“It’s the most wonderful time of the year
With the kids jingle belling
And everyone telling you be of good cheer
It’s the most wonderful time of the year”
–Songwriters: Eddie Pola / George Wyle
This time of the year has a lot of fun and exciting things to look forward to, but it can also be stressful. Adults, childcare workers, and children alike often go through a broad range of emotions during the holiday season. There’s the excitement of receiving gifts and seeing family members and friends, but there’s also a lot of overwhelm and exhaustion that can arise from the festivities.
Adults face a lot of stress and pressure as they navigate scheduling conflicts and financial constraints that occur at this time of year. On the other hand, many children struggle with emotional dysregulation, overexcitement in anticipation of gifts, overstimulation from overscheduling, and uncertainty as they navigate the stress of the adults in their life.
In short, the holiday season has a lot of stressors that can result in big emotions for everyone. So, here are some tips for dealing with those big emotions and ensuring that everyone has a happy holiday season.
Stick to a Routine
Winter break can be a major disruption for kids. The change in daily routine can cause anxiety, which can lead to behavior problems and impair their ability to self-regulate. The best way to deal with these disruptions is to implement a schedule. Ensure they are getting enough sleep and eating a healthy diet that hasn’t been overloaded with tasty, holiday treats, which are known to lower mood and energy levels.
Be Mindful of Triggers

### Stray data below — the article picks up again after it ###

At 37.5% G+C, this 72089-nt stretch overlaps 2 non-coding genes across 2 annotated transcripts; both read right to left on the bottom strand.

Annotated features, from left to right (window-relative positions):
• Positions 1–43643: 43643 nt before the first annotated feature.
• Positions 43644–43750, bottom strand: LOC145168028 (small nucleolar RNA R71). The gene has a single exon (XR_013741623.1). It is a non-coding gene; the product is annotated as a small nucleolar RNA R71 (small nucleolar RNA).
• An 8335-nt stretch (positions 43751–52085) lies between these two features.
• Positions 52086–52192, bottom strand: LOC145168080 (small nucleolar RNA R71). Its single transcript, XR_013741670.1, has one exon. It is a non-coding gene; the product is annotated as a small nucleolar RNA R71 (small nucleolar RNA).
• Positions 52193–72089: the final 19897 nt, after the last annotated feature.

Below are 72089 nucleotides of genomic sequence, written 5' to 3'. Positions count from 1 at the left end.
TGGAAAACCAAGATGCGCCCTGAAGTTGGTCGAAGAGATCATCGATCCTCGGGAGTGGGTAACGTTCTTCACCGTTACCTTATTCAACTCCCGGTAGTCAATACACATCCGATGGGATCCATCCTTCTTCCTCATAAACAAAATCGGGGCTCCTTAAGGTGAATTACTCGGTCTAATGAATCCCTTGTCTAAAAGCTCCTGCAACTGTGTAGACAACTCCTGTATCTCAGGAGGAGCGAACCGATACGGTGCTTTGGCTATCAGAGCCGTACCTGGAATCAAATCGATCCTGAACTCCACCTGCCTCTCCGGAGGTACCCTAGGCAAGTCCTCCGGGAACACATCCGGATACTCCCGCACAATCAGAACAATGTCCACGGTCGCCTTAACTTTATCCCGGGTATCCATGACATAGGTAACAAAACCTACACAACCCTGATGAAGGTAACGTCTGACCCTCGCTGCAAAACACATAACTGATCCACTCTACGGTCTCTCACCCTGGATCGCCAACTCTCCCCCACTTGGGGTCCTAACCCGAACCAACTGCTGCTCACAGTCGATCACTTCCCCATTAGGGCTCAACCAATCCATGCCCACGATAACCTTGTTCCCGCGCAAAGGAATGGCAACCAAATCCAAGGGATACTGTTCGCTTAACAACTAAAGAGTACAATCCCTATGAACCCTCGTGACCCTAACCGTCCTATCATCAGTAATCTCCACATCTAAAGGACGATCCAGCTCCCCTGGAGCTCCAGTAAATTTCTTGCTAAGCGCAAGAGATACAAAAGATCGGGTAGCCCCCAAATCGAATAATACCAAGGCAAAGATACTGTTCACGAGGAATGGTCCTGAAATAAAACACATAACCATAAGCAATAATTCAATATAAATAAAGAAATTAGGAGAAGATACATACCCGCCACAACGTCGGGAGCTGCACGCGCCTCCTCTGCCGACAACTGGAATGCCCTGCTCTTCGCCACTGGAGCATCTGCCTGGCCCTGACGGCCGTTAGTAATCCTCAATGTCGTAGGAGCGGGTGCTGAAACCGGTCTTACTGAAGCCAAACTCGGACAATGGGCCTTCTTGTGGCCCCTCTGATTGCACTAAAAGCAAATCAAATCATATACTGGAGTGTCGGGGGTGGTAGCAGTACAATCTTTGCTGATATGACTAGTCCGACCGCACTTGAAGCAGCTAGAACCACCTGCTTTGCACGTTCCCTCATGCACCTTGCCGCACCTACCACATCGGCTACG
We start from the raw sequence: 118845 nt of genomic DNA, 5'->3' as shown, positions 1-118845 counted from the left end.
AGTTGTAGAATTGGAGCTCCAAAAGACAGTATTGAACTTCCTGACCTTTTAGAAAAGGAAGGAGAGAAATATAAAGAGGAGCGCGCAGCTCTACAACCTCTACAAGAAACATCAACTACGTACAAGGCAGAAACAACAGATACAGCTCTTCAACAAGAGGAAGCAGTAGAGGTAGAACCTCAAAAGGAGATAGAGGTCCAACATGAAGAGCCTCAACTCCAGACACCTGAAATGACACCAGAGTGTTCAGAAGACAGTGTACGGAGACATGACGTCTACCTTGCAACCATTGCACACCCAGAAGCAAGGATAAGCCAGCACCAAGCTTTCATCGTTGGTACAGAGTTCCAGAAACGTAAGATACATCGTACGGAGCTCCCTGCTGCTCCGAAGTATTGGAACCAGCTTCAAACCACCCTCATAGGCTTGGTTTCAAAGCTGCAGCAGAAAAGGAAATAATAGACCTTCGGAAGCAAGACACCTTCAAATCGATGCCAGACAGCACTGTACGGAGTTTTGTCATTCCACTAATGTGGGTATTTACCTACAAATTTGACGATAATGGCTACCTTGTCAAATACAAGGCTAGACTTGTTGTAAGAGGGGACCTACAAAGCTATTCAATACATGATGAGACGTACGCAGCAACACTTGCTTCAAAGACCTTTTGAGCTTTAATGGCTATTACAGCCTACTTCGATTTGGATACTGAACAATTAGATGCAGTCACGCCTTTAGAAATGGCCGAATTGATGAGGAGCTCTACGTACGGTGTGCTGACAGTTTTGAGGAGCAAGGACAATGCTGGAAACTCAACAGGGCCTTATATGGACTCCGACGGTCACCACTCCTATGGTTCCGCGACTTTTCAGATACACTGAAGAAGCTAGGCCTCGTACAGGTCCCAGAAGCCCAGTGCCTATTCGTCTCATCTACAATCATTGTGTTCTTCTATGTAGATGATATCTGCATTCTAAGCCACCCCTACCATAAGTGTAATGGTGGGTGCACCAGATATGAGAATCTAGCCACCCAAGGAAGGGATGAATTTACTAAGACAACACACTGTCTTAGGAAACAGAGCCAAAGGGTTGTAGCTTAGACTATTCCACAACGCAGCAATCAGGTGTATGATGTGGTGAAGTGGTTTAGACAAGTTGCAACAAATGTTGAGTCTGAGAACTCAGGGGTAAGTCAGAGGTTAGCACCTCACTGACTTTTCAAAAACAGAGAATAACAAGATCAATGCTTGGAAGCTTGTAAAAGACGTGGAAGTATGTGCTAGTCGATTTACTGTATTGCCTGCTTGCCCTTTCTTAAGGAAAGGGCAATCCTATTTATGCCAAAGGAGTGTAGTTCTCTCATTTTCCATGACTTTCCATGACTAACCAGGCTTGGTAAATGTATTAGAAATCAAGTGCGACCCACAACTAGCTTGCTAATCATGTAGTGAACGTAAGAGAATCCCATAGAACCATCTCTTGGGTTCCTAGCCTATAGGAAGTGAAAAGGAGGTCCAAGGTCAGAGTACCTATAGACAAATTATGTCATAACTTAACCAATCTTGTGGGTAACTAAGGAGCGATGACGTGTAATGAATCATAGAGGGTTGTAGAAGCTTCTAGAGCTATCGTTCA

Simply put, being mindful of your and your child’s needs is one of the best ways to manage your emotions. Make sure that you are meeting your own needs so that you can meet the needs of your children. Children reflect the energy they sense from adults, meaning if you are frazzled and overwhelmed you are likely to be met with a child radiating that same negative energy.
Be mindful of the things that make it harder for your child to self-regulate and keep in contact with your childcare providers so that they can stay up to date as well. Additionally, do what you can to either avoid those triggers or adequately prepare you and your child for facing them.
Make Time for Connection
Even as you and your kids are navigating the holiday chaos, make sure your child feels seen and heard. This could mean setting aside some designated family time, being patient with their emotional outbursts, and doing your best to acknowledge and validate their feelings. It could also be a great time to come up with a new, family tradition that everyone can enjoy.
Focus on Gratitude and Kindness
Focusing on gratitude and kindness is a great way to recenter everyone’s emotions this holiday season. Remind your children to be grateful, focus on the positives (even if your holiday celebrations aren’t going quite according to plan), and try to make time to focus on what you can do for others rather than what you can get.
The winter holiday season is one of the best times of the year, but it can also be a very difficult time. For some, this time of year can be depressing or extremely triggering if they are dealing with the loss of a loved one, seasonal depression, or financial hardships. That’s why it is so important to be mindful of our emotions and how they can impact others.
Be kind, be patient, and have a happy holiday season!